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Today's Stichomancy for Paris Hilton

The first excerpt represents the element of Air. It speaks of mental influences and the process of thought, and is drawn from Faraday as a Discoverer by John Tyndall:

by the magnet; in coal-gas, for example, it was powerfully magnetic, whereas nitrogen was diamagnetic. Some of the effects obtained with oxygen in coal-gas were strikingly beautiful. When the fumes of chloride of ammonium (a diamagnetic substance) were mingled with the oxygen, the cloud of chloride behaved in a most singular manner,-- 'The attraction of iron filings,' says Faraday, 'to a magnetic pole is not more striking than the appearance presented by the oxygen under these circumstances.'

On observing this deportment the question immediately occurs to him, --Can we not separate the oxygen of the atmosphere from its nitrogen by magnetic analysis? It is the perpetual occurrence of such

The second excerpt represents the element of Fire. It speaks of emotional influences and base passions, and is drawn from Nada the Lily by H. Rider Haggard:

and in front of her was a lad long and strong, with a grim face, and a wolf's hide, black and grey, bound about his shoulders in such fashion that the upper jar and teeth of the wolf rested on his head. He stood before the lioness, shouting, and in one hand he held a large war- shield, and in the other he grasped a heavy club shod with iron.

Now the lioness crouched herself to spring, growling terribly, but the lad with the club did not wait for her onset. He ran in upon her and struck her on the head with the club. He smote hard and well, but this did not kill her, for she reared herself upon her hind legs and struck at him heavily. He caught the blow upon his shield, but the shield was driven against his breast so strongly that he fell backwards beneath


Nada the Lily
The third excerpt represents the element of Water. It speaks of pure spiritual influences and feelings of love, and is drawn from The Emerald City of Oz by L. Frank Baum:

Hammer-Heads, because they had no arms and used their flat heads to pound any one who came near them. Their necks were like rubber, so that they could shoot out their heads to quite a distance, and afterward draw them back again to their shoulders. The Hammer-Heads were called the "Wild People," but never harmed any but those who disturbed them in the mountains where they lived.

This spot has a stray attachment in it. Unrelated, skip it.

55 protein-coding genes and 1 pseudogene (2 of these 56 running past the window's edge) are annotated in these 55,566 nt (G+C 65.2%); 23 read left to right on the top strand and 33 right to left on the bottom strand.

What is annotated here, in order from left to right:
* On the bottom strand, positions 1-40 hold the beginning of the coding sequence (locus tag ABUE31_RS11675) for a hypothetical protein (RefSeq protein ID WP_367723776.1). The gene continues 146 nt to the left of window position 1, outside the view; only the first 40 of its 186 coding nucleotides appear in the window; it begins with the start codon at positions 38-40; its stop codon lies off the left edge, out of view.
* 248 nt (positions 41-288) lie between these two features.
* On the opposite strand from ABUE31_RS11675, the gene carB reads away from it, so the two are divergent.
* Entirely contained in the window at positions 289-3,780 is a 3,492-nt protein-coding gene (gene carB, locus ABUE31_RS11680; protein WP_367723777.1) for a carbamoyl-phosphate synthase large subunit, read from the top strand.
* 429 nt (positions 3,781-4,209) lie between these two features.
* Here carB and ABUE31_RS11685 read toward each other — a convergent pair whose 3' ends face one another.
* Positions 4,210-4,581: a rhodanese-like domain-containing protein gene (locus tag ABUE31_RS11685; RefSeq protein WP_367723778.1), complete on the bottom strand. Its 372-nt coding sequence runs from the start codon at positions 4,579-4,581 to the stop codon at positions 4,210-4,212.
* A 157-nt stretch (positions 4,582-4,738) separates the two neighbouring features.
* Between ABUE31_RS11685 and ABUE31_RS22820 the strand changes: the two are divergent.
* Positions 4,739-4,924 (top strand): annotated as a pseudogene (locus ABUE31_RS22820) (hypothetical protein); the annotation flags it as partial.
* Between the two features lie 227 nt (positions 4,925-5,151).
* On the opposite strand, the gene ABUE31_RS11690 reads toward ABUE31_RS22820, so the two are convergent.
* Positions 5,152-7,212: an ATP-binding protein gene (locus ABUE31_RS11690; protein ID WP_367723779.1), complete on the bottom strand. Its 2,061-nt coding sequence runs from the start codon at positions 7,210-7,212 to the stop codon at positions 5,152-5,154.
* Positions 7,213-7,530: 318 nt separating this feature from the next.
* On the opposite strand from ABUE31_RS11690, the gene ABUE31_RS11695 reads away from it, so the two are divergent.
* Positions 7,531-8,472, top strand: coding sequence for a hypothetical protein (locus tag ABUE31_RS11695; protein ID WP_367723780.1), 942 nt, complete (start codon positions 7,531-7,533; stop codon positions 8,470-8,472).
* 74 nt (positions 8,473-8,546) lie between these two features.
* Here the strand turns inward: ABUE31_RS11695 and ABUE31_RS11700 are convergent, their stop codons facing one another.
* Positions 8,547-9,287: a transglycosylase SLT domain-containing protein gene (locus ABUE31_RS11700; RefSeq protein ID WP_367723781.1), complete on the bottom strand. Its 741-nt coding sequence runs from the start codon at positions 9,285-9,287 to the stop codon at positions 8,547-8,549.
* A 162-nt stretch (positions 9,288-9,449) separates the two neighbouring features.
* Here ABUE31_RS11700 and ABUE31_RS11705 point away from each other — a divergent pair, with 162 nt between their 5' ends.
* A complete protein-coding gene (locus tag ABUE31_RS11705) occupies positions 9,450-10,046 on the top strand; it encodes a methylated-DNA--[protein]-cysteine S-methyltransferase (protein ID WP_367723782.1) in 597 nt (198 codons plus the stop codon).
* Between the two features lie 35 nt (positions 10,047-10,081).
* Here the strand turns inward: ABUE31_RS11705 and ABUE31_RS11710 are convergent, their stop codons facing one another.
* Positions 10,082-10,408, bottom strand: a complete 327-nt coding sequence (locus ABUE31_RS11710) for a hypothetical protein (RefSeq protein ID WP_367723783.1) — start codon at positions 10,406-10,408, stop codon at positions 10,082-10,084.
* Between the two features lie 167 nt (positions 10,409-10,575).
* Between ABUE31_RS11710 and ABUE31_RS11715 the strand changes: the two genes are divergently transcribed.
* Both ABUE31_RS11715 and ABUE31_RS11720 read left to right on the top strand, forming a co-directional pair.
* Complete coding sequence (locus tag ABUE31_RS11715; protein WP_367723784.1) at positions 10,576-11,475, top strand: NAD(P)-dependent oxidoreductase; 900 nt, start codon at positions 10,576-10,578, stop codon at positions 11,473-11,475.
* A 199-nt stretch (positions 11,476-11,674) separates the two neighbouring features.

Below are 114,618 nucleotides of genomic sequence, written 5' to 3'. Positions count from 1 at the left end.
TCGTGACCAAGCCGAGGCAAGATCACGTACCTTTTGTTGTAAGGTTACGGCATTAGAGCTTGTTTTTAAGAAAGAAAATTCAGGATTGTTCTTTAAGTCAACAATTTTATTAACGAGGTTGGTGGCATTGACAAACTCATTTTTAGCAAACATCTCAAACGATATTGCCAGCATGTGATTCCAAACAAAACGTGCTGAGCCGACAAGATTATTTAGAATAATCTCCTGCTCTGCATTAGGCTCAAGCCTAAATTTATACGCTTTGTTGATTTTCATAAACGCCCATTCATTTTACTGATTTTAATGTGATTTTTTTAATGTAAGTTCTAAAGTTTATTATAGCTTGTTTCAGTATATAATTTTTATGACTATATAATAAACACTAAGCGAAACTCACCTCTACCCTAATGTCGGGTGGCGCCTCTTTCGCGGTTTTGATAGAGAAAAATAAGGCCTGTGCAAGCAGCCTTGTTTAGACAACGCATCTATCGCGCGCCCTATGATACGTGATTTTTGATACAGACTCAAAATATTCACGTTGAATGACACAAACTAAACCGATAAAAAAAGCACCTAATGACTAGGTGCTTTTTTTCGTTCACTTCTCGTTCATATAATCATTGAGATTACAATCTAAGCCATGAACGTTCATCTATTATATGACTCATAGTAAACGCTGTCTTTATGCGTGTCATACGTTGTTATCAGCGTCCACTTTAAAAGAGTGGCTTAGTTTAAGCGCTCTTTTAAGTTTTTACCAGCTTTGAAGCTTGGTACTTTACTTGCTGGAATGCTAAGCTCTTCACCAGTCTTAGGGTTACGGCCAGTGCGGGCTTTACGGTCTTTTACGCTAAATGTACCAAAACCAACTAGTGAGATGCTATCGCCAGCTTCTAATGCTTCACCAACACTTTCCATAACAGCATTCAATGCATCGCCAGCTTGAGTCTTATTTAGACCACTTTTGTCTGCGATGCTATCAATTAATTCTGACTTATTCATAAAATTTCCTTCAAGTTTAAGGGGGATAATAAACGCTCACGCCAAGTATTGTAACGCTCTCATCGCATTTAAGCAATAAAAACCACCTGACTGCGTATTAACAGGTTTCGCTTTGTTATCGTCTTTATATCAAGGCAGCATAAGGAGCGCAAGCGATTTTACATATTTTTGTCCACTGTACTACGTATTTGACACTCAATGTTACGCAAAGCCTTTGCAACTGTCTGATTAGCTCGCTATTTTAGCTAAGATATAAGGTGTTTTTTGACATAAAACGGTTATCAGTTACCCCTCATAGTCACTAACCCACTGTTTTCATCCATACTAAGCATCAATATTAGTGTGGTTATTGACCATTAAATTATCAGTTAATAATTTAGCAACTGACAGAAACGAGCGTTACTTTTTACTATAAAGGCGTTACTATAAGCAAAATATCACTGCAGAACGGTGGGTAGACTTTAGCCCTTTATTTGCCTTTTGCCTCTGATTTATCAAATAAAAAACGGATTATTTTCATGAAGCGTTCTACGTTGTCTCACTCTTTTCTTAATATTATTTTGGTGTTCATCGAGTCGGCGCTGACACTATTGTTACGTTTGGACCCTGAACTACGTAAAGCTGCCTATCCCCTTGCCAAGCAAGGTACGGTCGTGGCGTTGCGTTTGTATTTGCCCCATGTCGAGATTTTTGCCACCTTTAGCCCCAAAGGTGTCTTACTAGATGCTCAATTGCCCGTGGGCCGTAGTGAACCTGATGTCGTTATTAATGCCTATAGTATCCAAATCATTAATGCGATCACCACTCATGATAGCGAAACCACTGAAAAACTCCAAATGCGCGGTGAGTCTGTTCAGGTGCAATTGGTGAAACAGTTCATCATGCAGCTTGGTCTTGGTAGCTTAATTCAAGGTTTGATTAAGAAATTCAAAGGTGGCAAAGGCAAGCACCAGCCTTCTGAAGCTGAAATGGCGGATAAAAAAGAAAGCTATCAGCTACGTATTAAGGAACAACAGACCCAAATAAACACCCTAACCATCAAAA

In some of the dense forests there lived great beasts of every sort; yet these were for the most part harmless and even sociable, and conversed agreeably with those who visited their haunts. The Kalidahs--beasts with bodies like bears and heads like tigers--had once been fierce and bloodthirsty, but even they were now nearly


The Emerald City of Oz
The fourth excerpt represents the element of Earth. It speaks of physical influences and the impact of the unseen on the visible world, and is drawn from War and the Future by H. G. Wells:

we started Tribunals to wrangle with the objectors about their /bona fides./ Then the Pacifists and the Pro-Germans issued little leaflets and started correspondence courses to teach people exactly how to lie to the Tribunals. Trouble about freedom of the pamphleteer followed. I had to admit--it has been rather a sloppy business. "The people who made the law knew their own minds, but we English are not an expressive people."

These are not easy things to say in Elementary (and slightly Decayed) French or in Elementary and Corrupt Italian.

"But why do people support the sham conscientious objector and issue leaflets to help him--when there is so much big work